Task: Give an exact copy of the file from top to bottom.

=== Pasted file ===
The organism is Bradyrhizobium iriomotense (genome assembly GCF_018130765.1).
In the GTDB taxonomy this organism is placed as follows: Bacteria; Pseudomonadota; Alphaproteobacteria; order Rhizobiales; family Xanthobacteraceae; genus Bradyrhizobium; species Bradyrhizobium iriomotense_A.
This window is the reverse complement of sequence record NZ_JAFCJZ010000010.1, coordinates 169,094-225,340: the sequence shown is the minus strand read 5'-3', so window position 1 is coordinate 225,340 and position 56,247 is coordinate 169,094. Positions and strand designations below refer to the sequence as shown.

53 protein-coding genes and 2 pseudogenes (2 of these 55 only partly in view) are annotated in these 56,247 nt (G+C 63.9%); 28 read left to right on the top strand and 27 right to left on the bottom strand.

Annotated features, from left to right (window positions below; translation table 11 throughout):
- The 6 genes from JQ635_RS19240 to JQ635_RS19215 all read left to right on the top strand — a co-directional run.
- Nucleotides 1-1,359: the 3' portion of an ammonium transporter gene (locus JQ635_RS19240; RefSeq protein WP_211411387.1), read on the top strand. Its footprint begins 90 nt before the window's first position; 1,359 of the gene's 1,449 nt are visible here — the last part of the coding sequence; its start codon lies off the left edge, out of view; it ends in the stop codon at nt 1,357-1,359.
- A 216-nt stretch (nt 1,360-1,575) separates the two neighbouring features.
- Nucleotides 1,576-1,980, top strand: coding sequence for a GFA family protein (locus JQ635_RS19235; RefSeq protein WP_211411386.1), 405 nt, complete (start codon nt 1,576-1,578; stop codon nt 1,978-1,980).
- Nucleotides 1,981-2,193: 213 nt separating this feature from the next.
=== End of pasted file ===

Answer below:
The organism is Bradyrhizobium iriomotense (genome assembly GCF_018130765.1).
In the GTDB taxonomy this organism is placed as follows: Bacteria; Pseudomonadota; Alphaproteobacteria; order Rhizobiales; family Xanthobacteraceae; genus Bradyrhizobium; species Bradyrhizobium iriomotense_A.
This window is the reverse complement of sequence record NZ_JAFCJZ010000010.1, coordinates 169,094-225,340: the sequence shown is the minus strand read 5'-3', so window position 1 is coordinate 225,340 and position 56,247 is coordinate 169,094. Positions and strand designations below refer to the sequence as shown.

53 protein-coding genes and 2 pseudogenes (2 of these 55 only partly in view) are annotated in these 56,247 nt (G+C 63.9%); 28 read left to right on the top strand and 27 right to left on the bottom strand.

Annotated features, from left to right (window positions below; translation table 11 throughout):
- The 6 genes from JQ635_RS19240 to JQ635_RS19215 all read left to right on the top strand — a co-directional run.
- Nucleotides 1-1,359: the 3' portion of an ammonium transporter gene (locus JQ635_RS19240; RefSeq protein WP_211411387.1), read on the top strand. Its footprint begins 90 nt before the window's first position; 1,359 of the gene's 1,449 nt are visible here — the last part of the coding sequence; its start codon lies off the left edge, out of view; it ends in the stop codon at nt 1,357-1,359.
- A 216-nt stretch (nt 1,360-1,575) separates the two neighbouring features.
- Nucleotides 1,576-1,980, top strand: coding sequence for a GFA family protein (locus JQ635_RS19235; RefSeq protein WP_211411386.1), 405 nt, complete (start codon nt 1,576-1,578; stop codon nt 1,978-1,980).
- Nucleotides 1,981-2,193: 213 nt separating this feature from the next.